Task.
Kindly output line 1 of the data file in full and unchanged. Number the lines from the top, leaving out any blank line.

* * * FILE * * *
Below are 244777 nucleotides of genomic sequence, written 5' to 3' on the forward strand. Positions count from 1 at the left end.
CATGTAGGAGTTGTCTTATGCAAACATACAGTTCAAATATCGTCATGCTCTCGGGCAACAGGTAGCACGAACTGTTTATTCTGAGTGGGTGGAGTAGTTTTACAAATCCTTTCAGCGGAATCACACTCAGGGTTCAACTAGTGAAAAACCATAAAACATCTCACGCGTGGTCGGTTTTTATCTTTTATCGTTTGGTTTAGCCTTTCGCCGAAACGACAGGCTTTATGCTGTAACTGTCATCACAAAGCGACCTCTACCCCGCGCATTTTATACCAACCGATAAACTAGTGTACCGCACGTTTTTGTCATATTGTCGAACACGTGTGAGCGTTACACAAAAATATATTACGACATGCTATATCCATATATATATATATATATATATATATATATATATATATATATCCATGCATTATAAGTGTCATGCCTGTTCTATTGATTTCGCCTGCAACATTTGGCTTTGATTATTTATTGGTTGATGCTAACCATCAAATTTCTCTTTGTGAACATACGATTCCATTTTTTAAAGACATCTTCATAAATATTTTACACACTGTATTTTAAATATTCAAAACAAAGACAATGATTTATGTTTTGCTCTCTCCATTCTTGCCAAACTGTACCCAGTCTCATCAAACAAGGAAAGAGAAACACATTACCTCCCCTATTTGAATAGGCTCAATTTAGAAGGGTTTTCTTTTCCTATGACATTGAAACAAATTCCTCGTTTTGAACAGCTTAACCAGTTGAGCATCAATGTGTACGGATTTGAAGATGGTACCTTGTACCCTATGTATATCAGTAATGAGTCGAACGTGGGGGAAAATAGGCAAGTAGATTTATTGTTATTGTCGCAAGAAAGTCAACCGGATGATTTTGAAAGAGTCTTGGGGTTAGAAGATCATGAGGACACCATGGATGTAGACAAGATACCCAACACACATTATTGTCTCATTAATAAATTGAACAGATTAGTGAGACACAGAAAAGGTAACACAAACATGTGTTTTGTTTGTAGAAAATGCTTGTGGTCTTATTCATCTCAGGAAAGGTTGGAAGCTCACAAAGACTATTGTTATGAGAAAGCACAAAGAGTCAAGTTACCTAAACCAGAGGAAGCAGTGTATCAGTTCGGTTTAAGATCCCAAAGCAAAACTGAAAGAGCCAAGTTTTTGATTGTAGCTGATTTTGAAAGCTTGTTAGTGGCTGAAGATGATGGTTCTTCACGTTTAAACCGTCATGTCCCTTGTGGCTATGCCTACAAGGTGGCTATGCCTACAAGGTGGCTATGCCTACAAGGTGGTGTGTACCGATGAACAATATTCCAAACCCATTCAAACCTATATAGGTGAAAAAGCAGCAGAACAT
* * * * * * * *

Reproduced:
Below are 244777 nucleotides of genomic sequence, written 5' to 3' on the forward strand. Positions count from 1 at the left end.